Renewable energy: Turning salt into power

  • 5 February 2016
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In Morocco, in north west Africa, salt is being used to keep the lights on in the city of Ouarzazate at night time

We put it on our food but did you know salt can also generate electricity?

In Morocco, in north west Africa, salt is being used to keep the lights on in the city of Ouarzazate at night time.

How does it work?

Image copyright EVN
Image caption These curved mirrored solar panels reflect heat from the sun on to oil filled tubes

Mirrors focus the sun's heat onto special tubes filled with oil.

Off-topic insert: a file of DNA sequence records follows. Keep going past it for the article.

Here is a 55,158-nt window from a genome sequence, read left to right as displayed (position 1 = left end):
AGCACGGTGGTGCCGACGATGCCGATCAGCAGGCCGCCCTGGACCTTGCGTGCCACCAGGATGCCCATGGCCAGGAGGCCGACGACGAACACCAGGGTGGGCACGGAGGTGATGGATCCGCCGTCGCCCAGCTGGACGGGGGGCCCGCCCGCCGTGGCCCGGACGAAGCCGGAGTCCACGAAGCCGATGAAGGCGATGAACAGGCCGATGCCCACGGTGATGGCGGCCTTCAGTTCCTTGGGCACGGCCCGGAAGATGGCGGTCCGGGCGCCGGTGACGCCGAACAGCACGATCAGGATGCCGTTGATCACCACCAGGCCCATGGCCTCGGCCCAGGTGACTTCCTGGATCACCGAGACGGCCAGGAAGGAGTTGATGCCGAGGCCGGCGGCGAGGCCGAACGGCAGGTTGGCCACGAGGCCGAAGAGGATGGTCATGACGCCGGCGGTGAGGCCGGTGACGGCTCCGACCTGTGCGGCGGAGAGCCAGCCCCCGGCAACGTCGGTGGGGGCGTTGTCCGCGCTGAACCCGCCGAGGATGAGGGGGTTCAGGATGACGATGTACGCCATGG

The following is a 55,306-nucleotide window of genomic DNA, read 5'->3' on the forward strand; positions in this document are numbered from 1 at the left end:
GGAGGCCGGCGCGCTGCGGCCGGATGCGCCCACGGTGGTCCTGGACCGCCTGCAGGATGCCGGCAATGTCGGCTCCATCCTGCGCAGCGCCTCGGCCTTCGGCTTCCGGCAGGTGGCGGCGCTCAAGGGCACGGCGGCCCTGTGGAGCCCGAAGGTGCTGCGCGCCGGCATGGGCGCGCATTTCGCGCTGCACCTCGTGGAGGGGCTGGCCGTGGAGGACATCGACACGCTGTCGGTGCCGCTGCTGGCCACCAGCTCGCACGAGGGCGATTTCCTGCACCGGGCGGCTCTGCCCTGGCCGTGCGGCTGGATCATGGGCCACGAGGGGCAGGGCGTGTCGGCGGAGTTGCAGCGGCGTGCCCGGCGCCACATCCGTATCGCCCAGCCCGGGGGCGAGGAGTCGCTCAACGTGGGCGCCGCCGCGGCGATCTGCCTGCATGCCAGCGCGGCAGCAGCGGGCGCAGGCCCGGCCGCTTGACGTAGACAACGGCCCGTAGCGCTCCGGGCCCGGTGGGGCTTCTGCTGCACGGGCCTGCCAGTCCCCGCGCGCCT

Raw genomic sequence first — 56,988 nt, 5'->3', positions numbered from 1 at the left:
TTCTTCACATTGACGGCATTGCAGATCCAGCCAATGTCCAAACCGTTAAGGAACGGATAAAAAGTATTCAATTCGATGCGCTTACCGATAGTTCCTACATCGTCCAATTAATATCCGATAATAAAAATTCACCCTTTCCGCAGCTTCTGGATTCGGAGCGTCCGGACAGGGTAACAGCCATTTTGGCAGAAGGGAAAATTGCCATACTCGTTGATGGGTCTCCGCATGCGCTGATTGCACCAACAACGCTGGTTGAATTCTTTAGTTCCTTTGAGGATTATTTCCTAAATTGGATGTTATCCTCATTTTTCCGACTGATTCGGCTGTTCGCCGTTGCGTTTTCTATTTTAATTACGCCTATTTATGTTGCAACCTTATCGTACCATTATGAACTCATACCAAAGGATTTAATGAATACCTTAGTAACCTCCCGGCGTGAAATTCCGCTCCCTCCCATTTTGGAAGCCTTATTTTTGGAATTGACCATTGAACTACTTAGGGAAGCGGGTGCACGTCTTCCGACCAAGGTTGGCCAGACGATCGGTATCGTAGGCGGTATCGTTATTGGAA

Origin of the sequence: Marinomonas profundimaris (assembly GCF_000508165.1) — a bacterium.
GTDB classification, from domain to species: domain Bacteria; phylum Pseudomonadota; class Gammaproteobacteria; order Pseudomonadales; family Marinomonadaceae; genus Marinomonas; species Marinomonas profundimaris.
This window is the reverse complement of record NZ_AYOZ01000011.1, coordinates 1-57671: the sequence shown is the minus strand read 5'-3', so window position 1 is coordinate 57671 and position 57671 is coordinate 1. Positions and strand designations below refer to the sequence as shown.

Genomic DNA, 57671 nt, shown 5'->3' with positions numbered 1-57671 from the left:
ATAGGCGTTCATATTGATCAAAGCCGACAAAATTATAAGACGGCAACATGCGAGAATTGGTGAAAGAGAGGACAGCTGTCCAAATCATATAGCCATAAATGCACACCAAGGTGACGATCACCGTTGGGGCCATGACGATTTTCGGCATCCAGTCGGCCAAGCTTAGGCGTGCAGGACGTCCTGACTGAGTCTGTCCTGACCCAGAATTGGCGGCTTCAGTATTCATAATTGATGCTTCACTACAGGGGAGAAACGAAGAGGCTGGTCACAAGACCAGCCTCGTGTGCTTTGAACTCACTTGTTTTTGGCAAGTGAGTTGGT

The heat from the tubes creates steam that then generates power during the day.

Image copyright EVN
Image caption The heat from the panels is transferred to these oil filled tubes which creates steam to generate energy

The heat from the mirrors is also used to melt the salt to a temperature of 500 degrees celsius - that's five times hotter than boiling water.

The salt can then stay hot for up to eight hours so it can carry on making the steam to generate even more power.

Image copyright EVN
Image caption Steam billows from a chimney at the solar power plant in Morocco